[47] Gwynn, Kinfolks of Granville County, abstract of Deed Book M: 41, deed of 5 Feb 1777 from Abraham Cook and wife Amey of Granville to Elisha Linsey, same, 50A on east side Tar River, Elisha Linsey’s Spring Branch. Elisha was therefore born by at least 1756. Also, on the 1769 Granville tax list, Leonard Lindsey was shown with two white polls, suggesting that his son Elisha was of taxable age by that date. Id.

[48] Brent H. Holcomb, Marriages of Granville County, North Carolina 1753 – 1868 (Baltimore: Genealogical Publishing Co., Inc., 1981).

[49] Gwynn, Abstracts of the Wills and Estate Records of Granville County North Carolina 1746 – 1808 Will Book 2: 301, will of Elisha Lindsey dated 16 Nov 1791, proved Aug 1792. The marriage bond for Elisha Lindsey and Elizabeth Loyd was dated 25 Dec 1779, so neither son was over age twelve when Elisha died. Elizabeth’s grandson Joseph, a son of Wyatt, was indentured to Jarrett Loyd after Wyatt died in Wilson Co., TN. See Thomas E. Partlow, Wilson County, Tennessee Circuit Court Records 1810-1855 (Easley, SC: Southern Historical Press, Inc., 1988), abstract of court records 1832-33, entry of 24 Sept 1833 at p. 457: Joseph Lindsey, about 11 or 12 years old, bound to Jarratt Loyd. He may be the same Jarratt Loyd who was bondsman on the Granville marriage bond for Elisha and Elizabeth Lloyd Lindsey and was probably Elizabeth’s brother.

[50] See Gwynn, Kinfolks of Granville Co., abstracts of Deed Book R: 68 and 74, two deeds dated 11 Oct 1802 in which Elizabeth sold her life estate in the tract Elisha conveyed to her and Wyatt conveyed his remainder interest in the same tract, both interests sold to James Hamilton.

[51] Id., abstract of Deed Book S: 39, deed dated 30 Mar 1805 from John Moss Lindsey of Sumner Co., TN to James Hamilton of Granville Co., NC, land devised to grantor by the will of Elisha Lindsey, dec’d, after the death of Elizabeth Lindsey.

[52] Joyce Martin Murray, Sumner County, Tennessee Deed Abstracts 1806-1817 (Wolfe City, TX: Henington Publishing Co., 1989), Deed Book 4: 63, deed dated Dec 1805 from John Kerr to Wirt Lindsey, $400, 115A on the west fork of Goose Cr.; Deed Book 4: 291, deed dated 10 Sep 1808 from Wiot Lindsey to David Tulloch, $80, tract on east fork, west branch of Goose Cr.

[53] Thomas E. Partlow, Wilson County, Tennessee Deed Books C-M 1793-1829 (Easley, SC: Southern Historical Press, Inc., 1984), abstract of Deed Book F: 202, deed from Samuel Caplinger to Wiatt Linsey, 150A on Round Lick Cr. dated or recorded 1814.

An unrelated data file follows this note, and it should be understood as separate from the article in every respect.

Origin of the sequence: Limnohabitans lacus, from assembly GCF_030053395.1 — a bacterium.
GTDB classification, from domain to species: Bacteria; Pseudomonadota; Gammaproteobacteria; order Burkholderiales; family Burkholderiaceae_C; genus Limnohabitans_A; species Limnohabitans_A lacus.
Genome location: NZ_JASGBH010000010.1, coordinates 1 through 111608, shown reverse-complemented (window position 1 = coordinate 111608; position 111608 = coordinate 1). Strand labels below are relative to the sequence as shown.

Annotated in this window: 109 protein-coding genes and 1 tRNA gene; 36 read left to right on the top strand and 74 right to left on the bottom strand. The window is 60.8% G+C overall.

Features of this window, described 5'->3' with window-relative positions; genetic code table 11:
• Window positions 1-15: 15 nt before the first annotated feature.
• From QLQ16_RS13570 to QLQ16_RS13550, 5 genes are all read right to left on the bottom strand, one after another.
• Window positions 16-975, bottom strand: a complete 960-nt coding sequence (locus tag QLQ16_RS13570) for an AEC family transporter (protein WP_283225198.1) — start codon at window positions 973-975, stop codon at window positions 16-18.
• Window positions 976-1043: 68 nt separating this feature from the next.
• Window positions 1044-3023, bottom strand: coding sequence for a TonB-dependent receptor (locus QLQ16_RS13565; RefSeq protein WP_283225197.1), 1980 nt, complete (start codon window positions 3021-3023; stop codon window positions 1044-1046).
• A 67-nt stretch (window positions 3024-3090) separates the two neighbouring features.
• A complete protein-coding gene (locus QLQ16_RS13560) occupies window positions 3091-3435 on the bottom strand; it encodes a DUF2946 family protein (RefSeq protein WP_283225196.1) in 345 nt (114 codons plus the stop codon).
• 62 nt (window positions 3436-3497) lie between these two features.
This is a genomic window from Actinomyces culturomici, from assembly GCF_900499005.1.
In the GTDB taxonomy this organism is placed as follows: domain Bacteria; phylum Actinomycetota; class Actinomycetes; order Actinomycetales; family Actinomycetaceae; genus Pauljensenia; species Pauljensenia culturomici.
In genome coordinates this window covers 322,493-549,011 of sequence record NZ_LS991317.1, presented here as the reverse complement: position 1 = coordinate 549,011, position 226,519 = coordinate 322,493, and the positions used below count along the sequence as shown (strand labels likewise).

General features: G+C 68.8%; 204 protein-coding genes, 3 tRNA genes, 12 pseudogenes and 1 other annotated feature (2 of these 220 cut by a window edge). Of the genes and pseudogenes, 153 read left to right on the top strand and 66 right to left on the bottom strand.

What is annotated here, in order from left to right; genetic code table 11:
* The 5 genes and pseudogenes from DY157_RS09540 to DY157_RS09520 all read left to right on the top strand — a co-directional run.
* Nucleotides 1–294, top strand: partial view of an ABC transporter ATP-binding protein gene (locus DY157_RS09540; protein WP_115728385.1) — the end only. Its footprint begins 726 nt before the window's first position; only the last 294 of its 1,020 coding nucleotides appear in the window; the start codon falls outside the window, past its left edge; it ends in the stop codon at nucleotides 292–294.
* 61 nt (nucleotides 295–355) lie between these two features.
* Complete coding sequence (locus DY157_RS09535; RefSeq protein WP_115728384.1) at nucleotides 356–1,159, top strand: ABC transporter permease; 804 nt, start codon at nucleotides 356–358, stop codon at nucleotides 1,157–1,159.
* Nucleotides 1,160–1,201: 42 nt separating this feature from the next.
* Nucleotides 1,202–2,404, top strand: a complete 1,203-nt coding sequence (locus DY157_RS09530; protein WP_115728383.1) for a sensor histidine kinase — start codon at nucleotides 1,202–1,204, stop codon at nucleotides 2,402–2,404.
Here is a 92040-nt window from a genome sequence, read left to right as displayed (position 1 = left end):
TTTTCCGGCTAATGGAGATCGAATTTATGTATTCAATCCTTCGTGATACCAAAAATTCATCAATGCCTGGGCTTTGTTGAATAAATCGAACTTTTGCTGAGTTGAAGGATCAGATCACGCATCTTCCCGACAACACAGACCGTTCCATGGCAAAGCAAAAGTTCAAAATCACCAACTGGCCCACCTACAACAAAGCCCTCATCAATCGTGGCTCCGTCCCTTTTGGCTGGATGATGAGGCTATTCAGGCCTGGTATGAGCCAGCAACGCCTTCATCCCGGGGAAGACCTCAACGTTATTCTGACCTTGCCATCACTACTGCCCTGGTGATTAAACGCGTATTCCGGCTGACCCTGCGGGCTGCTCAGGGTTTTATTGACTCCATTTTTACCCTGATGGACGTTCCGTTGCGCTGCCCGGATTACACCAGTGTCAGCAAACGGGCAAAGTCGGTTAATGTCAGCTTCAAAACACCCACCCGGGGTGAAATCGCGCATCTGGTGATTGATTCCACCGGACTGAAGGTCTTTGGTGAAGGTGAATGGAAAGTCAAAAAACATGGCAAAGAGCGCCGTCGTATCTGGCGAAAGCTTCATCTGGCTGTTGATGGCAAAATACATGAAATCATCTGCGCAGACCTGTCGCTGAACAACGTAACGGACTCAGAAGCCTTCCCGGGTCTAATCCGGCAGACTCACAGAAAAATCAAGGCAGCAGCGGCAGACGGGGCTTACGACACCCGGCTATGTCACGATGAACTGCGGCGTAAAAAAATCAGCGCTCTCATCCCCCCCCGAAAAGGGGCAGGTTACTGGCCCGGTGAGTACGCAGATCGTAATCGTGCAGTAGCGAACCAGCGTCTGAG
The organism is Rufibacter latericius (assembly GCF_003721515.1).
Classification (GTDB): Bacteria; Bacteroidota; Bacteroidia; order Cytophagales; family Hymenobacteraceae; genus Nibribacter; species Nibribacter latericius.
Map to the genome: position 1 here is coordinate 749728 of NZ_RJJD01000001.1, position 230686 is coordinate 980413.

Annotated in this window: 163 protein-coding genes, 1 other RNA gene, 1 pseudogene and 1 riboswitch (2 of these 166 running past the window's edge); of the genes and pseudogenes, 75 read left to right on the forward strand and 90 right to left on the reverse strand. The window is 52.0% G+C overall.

[54] Thomas E. Partlow, Wilson County, Tennessee, Wills Books 1-13, 1802-1850 (Easley, SC: Southern Historical Press, 1991), abstract of Wills & Inventories 1814-1819 at p. 301, will of Wiatt Lindsey dated 7 Aug 1822 proved 26 Nov 1822.

Three William Lindseys of Brunswick Co,. VA in the mid-1700s

by Robin Rankin Willis

The objectives of this analysis were (1) to determine how many William Lindseys lived in Brunswick County, Virginia circa the 1750s and (2) to identify which William Lindsey of Brunswick, if any, moved to North Carolina. My methodology was to differentiate among the Lindsey families who appeared in Brunswick based on where they lived and with whom they associated. For example, one William Lindsey appeared frequently as a party or witness to deeds in which a man named Huckaby or Denton was also either a party or a witness. Another William Lindsey owned land in Brunswick on Wildcat Creek and frequently appeared in deeds witnessed by one or more sons who were proved by his will. Based on consistently different locations and personal associations that did not overlap, I concluded that there were three different William Lindseys living in Brunswick in the mid-1700s. Each of these men first appeared in Brunswick between 1743 and 1750.

The individual records that I assembled for each Lindsey are listed chronologically in the tables below. Because all of the evidence regarding these three Lindseys is laid out in some detail (along with citations to county records), I did not footnote the following brief summary of my conclusions.

William #1 of Brunswick, VA and Edgecombe-Halifax, NC